This is a multi-tribal creature-based deck that looks to be chock-full of a lot of synergies, both obvious and subtle. The curve here is pretty reasonable, and there’s enough mana and ramp here to realistically hit the higher-cost spells. A good amount of interaction, numerous ways to protect or recur your creatures, board wipes in Stick Together and Austere Command that you can sculpt to be wildly advantageous to you, and a number of ways to keep the cards flowing into your make this a super-solid place to start. I would guess it’s a very rare game you play with this out of the box where you feel like you didn’t really interact or contribute to the game in a meaningful way.
As far as Precons go, taste notwithstanding you’d be hard pressed to do much better than this.
Now here’s how we do better!
None of these cards are necessarily bad; they’re all on theme, they all do a thing. It’s just that the thing they do can be a little underwhelming (Malakir Blood-Priest, Mage’s Attendant), or hard to fully control (High Priest of Penance), or are just pure removal magnets who will almost never get to really do their thing (Magus of the Balance, Pontiff of Blight). The Changelings are the pieces I’m actually most hesitant to cut, as they fill any gaps in your party no matter what, but I still think we can do a little better.
Adds: Nullpriest of Oblivion; Shaile, Dean of Radiance; Liliana, Heretical Healer; Taborax, Hope’s Demise; Vito, Thorn of the Dusk Rose; Dogged Detective; Hidden Dragonslayer; Lae’zel, Vlaakith’s Champion; Resplendent Marshal; Emeria’s Call.
When adding cards to a deck like this, the main question to ask is simple: does this have, create, or affect a relevant creature type? You can throw in a card like Teferi’s Protection which is just generically good, but with a deck whose theme is this prevalent, I like to try to stick to it as much as possible.
Taborax and Vito are probably just as much of removal magnets as Magus and Pontiff, but both have a much higher chance of generating a lot of value quickly. Hidden Dragonslayer takes place of High Priest; not as all-encompassing of an answer, but a much easier hoop to jump through (in this deck, anyway) to get there. Emeria’s Call allows for some measure of Wrath protection and solid defense for a full turn cycle, or just ruining combat math for an opponent in an all-out attack. Liliana has a good creature type for us and eventually can give us a good measure of inevitability while cutting out our opponents’ resources. Dogged Detective is a recursive card-selector that chumps like a champ, while Nullpriest can fill a party slot early in a pinch or buy back a key piece later. Marshal is a cheap evasive threat that can grow your army coming and going. Shaile // Embrose can both grow your army, filling different roles depending on the state of the game and what your opponents are packing.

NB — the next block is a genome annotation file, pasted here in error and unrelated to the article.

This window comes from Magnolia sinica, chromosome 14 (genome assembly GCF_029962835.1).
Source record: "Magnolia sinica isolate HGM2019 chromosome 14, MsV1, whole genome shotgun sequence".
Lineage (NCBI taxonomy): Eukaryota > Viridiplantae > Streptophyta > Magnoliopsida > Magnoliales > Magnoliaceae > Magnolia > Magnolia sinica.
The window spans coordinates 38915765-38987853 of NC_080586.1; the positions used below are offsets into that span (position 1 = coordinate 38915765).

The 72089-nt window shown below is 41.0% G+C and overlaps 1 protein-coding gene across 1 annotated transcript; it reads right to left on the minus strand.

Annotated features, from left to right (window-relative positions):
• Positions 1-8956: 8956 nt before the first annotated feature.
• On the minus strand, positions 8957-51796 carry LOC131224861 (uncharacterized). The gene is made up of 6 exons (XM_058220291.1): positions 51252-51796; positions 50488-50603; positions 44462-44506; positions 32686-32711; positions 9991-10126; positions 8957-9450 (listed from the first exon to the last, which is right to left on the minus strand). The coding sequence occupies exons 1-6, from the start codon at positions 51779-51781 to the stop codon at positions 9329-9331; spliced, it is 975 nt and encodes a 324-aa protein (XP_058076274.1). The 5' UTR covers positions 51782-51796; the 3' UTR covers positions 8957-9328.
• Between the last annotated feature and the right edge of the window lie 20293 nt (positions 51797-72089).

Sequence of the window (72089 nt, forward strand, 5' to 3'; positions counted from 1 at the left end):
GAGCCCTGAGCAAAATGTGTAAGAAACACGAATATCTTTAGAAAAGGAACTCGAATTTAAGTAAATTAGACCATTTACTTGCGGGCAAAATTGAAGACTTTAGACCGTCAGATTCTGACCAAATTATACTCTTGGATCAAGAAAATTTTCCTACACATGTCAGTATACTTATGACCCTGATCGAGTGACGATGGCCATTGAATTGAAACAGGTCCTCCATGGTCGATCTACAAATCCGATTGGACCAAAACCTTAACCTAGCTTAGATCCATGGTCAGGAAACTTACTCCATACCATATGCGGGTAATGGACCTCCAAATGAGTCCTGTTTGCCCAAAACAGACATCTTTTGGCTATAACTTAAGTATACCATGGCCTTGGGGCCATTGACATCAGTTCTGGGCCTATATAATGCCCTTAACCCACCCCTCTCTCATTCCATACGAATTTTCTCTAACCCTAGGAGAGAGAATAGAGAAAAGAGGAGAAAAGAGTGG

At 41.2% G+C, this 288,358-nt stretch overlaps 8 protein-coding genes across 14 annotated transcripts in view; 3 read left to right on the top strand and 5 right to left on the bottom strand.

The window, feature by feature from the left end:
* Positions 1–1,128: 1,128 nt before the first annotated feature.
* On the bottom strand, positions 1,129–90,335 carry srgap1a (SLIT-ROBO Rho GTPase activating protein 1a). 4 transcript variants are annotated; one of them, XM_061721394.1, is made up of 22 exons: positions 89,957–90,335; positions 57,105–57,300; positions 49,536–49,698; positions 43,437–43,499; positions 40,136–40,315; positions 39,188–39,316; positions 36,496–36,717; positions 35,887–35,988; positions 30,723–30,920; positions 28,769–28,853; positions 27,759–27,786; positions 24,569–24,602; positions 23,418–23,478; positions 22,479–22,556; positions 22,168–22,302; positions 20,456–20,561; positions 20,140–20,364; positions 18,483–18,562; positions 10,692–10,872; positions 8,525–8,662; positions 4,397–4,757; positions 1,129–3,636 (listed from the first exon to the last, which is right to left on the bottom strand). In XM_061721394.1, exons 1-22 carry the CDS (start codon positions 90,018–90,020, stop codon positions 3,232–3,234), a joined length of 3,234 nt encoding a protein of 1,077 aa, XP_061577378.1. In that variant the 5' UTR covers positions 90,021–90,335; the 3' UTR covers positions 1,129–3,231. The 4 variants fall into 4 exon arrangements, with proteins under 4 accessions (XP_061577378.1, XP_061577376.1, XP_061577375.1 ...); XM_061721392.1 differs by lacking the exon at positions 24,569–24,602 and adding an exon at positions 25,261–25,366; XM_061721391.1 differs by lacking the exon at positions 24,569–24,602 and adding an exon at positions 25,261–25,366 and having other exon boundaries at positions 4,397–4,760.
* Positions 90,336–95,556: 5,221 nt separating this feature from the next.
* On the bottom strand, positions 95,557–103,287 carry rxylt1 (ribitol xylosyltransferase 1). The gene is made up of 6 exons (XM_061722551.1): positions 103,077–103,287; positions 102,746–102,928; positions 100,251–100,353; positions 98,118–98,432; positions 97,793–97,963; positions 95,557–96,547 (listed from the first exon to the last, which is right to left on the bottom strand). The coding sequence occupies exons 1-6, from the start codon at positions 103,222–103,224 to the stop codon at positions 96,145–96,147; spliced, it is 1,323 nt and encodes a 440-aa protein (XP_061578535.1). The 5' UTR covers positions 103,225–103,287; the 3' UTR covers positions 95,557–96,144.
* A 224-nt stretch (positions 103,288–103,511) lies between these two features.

There’s certainly bigger and more explosive changes you can make to a deck like this, but these changes keep to the spirit of what was originally there, keep the deck at a similar but more resilient power level, and, importantly, clock in at under $25 (as of the time of this writing).
And here’s where we end up; for well under a total cost of $100 including Party Time itself, we’ve streamlined the plan a bit, thrown in some high impact effects, and have yet more resiliency and punch. I still say the base deck is one of the better Precons I’ve seen (especially if this semi-tribal creature flavor is your thing – if you like Izzet Spellslinger decks, obviously you might feel different), but this just has a little more “oomph” to it.
Given the inherent value of the deck, keeping it in stock is going to be an issue. If you can get your hands on it, I would say you are certainly getting your money’s worth, and if you want to supplement it, I hope this has helped a bit. Any big cards I missed that would’ve easily fit in? Or if you weren’t being budget-friendly, which direction would you take this? Let me know on Twitter, and as ever, be excellent to each other.
Chris is the Associate Media Producer at Card Kingdom. He would like to apologize to his son for not holding onto more cards from when he first started playing, as that likely would have paid for college. He enjoys pretty much all formats of Magic, but usually ends up playing decks that make other people dislike playing those formats with him.